A few days ago I received two closely-related emails from two separate BicycleTouringPro.com readers.
The first email was from John and it read:
My sleeping bag is huge and would entirely fill one of the rear panniers. What type of sleeping bag do you use? Also, do you stuff your sleeping bag in a waterproof sack? Thanks.
The second email was from Jessica and it read:
How are you? You’ve inspired me to take up bicycle touring this summer! I’m planning do my first tour across Ontario, Canada. What concerns me about taking such a trip is that I can only carry so much water on my bike in the beginning of the trip. What happens when my water supply runs out and I’m in the middle of nowhere? How do you manage when you go touring? Keep up the great work!
At first glance, these two questions do not appear to be related… but they are… and here’s why:
John is commenting on an article/video I produced over a year ago in which I recommend placing your sleeping bag inside one of your panniers in order to protect it from the elements and ensure that it does not slide off the back of your bike while you are riding. He’s obviously tried this and found that placing the sleeping bag inside his pannier takes up almost the entire bag. In his question, he’s wondering if I am using a different sleeping bag than he is (possibly a smaller one?)… and also wants to know what kind of cover I am using to protect and compress my sleeping bag in the first place.
As I mention in the video above, I am currently using a North Face 4-season sleeping bag. It really doesn’t matter what kind of sleeping bag it is however. It is a large bag, and just like John’s sleeping bag, when I place it inside one of my rear panniers it does indeed take up almost all of the space inside that particular bag. As for the compression sack I am using, it is the same one that came with the sleeping bag. It is water resistant, but definitely not water-proof.
Again, none of this really maters. What is important to note here is that I choose to place the sleeping bag inside my rear pannier for 3 main reasons:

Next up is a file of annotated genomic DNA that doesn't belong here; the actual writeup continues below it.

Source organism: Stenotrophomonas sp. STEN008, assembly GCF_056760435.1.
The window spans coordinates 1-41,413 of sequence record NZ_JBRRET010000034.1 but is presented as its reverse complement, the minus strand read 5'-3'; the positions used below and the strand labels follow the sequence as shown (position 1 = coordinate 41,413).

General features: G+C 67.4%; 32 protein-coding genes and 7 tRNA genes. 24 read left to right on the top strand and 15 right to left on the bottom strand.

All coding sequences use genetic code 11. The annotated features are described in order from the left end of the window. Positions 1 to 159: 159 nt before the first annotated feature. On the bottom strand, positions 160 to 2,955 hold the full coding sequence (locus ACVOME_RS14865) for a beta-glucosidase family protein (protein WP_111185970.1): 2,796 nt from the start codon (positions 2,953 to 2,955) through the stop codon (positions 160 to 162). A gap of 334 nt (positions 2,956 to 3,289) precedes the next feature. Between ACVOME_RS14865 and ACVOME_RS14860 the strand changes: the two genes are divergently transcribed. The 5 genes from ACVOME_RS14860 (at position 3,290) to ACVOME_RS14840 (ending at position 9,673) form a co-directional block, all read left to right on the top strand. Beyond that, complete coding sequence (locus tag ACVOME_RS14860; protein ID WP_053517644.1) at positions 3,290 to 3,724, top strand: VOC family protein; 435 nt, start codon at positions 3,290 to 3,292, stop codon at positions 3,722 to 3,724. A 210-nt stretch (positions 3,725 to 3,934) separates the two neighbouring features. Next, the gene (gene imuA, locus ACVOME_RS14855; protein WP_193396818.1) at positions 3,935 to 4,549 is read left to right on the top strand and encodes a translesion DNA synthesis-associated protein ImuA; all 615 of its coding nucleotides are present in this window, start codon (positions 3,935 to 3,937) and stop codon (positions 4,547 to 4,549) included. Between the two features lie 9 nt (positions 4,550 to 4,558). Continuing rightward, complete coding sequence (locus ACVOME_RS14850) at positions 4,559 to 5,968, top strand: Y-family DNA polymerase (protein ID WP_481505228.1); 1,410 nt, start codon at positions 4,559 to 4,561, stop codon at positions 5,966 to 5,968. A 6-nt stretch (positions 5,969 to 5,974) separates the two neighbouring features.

1. Placing the bag inside one of my rear panniers provides an extra level of weather protection for the sleeping bag. I could obviously purchase a water-proof stuff sack for the sleeping bag and that would enable me to store the sleeping bag on the rear rack of the bike and not have to worry about it getting wet… but that’s really not the MAIN reason I store my sleeping bag inside one of my panniers.
2. The main reason I store my sleeping bag inside one of my panniers is because I believe that if you have your tent, sleeping bag, sleeping mat and other potential items strapped to the rear rack of your bicycle… and you have your panniers filled to capacity, you are simply carrying too much stuff! Storing your sleeping bag inside one of your panniers forces you to pack less.
3. Finally, (and this is the most important part of this article) the reason I pack my sleeping bag inside one of my panniers and do my best to keep my rear rack free is because packing in this way gives me the option of taking my sleeping bag out of the pannier and storing it on the rear rack if I so choose, so that I can take on additional items, such as food, water, souvenirs and/or cold-weather gear. Removing the sleeping bag from my rear pannier and strapping it to my rear rack frees up a huge amount of room inside my panniers, which I can then temporarily fill with other items – such a water!
This, of course, is where Jessica’s question about water comes into play. She wants to know how to carry extra water when going into remote locations where there may not be any known sources of water for several hundred miles/kilometers.
This is how you do it Jessica! You simply free up some space inside your panniers and then purchase inexpensive liquid containers (like the one I display in the video above) to carry as much water as you need for your trip. You then use those cheap containers to store your water through those long stretches of road. Once you are back in a civilized part of the world where water is more readily available, you can simply dump the extra water containers and return your sleeping bag to it’s rightful place inside your panniers.